* Theorem.* Let , and consider the equation

(a) If , there are no solutions.

(b) If , there are exactly d distinct solutions mod m.

* Proof.* Observe that

Hence, (a) follows immediately from the corresponding result on linear Diophantine equations. The result on linear Diophantine equations which corresponds to (b) says that if is a particular solution, then there are infinitely many integer solutions

I need to show that of these infinitely many solutions, there are exactly d distinct solutions mod m.

Suppose two solutions of this form are congruent mod m:

Then

Now divides both sides, and , so I can divide this congruence through by to obtain

Going the other way, suppose . This means that and differ by a multiple of d:

So

This implies that

So

Let me summarize what I've just shown. I've proven that two solutions of the above form are equal mod m if and only if their parameter values are equal mod d. That is, if I let t range over a complete system of residues mod d, then ranges over all possible solutions mod m. To be very specific, all the solutions mod m are given by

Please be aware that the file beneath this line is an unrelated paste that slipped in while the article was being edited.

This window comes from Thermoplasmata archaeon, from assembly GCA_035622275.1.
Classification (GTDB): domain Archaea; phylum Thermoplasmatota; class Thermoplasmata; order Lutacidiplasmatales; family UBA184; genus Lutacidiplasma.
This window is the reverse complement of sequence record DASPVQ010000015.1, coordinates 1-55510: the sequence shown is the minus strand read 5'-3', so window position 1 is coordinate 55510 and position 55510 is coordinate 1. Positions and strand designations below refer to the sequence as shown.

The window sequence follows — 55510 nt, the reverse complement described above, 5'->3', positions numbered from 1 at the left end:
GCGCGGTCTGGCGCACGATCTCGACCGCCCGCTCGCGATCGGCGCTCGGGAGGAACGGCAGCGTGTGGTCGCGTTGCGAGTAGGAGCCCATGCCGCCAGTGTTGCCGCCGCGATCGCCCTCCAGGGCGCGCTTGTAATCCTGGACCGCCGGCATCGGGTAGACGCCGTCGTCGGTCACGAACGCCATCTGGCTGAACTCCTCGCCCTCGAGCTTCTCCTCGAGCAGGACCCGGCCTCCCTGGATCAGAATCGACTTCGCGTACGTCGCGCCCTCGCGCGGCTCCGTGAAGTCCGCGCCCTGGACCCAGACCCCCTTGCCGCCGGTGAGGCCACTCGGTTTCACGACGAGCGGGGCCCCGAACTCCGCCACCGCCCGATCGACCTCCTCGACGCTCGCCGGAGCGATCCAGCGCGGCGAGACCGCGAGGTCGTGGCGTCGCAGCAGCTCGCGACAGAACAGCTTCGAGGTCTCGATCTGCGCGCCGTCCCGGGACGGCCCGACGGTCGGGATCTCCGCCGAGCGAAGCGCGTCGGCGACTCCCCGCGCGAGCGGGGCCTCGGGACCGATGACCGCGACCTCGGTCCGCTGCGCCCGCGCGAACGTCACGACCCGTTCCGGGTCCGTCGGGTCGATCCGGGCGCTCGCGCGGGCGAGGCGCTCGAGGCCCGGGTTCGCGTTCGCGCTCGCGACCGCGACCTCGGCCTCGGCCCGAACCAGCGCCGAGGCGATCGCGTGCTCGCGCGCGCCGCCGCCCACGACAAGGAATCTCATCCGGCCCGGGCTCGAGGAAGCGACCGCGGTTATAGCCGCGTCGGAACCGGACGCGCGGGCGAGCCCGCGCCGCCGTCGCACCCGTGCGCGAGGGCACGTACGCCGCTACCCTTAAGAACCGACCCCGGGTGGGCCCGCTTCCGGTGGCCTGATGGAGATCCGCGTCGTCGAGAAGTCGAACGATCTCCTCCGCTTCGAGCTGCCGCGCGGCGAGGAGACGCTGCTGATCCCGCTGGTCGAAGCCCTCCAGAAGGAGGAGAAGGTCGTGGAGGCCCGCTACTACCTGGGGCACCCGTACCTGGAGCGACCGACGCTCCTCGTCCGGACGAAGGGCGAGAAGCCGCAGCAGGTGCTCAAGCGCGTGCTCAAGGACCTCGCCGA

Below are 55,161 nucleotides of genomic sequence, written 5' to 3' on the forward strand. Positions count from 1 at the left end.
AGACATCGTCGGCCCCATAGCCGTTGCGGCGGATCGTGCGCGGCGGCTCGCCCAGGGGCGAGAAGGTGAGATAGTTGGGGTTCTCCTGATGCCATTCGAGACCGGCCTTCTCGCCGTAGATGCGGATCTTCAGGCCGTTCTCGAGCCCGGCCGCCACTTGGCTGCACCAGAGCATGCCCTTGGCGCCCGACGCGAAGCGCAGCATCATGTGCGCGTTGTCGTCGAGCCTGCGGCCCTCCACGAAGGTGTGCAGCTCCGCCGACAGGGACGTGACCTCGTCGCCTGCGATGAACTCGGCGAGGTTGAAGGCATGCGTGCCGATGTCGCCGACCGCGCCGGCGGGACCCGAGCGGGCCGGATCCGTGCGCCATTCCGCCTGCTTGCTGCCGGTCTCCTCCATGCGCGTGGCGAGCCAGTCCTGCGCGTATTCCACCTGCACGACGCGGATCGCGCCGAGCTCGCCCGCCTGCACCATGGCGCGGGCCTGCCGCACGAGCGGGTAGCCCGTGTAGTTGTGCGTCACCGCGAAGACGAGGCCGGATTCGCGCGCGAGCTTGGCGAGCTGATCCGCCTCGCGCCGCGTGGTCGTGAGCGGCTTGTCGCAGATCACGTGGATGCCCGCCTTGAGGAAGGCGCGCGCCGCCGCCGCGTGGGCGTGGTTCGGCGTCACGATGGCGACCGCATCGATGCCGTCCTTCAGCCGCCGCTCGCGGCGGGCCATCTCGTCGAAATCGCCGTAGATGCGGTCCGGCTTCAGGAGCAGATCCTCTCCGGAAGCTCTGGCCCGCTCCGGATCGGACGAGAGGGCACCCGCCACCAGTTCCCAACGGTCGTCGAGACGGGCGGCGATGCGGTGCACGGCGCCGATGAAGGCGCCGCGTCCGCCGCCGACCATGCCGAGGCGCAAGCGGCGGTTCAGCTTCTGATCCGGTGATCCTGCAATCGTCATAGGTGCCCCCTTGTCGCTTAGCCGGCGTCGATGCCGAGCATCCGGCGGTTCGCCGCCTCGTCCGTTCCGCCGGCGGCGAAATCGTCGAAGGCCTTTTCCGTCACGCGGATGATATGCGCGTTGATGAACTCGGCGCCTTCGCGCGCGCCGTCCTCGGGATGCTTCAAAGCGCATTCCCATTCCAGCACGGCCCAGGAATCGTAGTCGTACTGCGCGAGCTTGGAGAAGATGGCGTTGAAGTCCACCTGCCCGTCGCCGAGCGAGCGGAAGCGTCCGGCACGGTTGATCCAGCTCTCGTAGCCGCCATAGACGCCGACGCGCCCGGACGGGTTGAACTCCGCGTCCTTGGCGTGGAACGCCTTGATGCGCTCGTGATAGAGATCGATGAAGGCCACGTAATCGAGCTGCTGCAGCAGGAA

* Example.* Solve .

Since , there are no solutions.

* Example.* Solve .

Since , there will be 1 solutions mod 4. I'll find it in three different ways.

* Using linear Diophantine equations.*

By inspection , is a particular solution. , so the general solution is

The y equation is irrelevant. The x equation says

* Using the Euclidean algorithm.* Since , some linear combination of 3 and 4 is equal to 1.
In fact,

This tells me how to juggle the coefficient of x to get :

(I used the fact that .

* Using inverses mod 4.* Here is a multiplication
table mod 4:

I see that , so I multiply the equation by 3:

* Theorem.* Let , and consider the equation

(a) If , there are no solutions.

(b) If , there are exactly distinct solutions mod m.

I won't give the proof; it follows from the corresponding result on linear Diophantine equations.

* Example.* Solve

, so there are solutions mod 10. I'll solve the equation using a reduction trick similar to the one I used to solve two variable linear Diophantine equations.

The given equation is equivalent to

Set

Then

, , is a particular solution. The general solution is

Substitute for w:

, , is a particular solution. The general solution is

will produce distinct values of y mod 10. Note, however, that s and produce and , which are congruent mod 10. That is, adding a multiple of 2 to a given value of s makes the term in x repeat itself mod 10. So I can get all possibilities for x mod 10 by letting .

All together, the distinct solutions mod 10 are

* Remarks:* I saw the particular solution , by inspection. In general,
you can get one using the Extended Euclidean algorithm. For example,
in this case

Multiply by (to match ) to get

So a particular solution is and .

In general, it can be tricky to determine the parameter ranges which give the correct number of solutions; it may require some trial-and-error, or careful analysis of the general solution.

Copyright 2019 by Bruce Ikenaga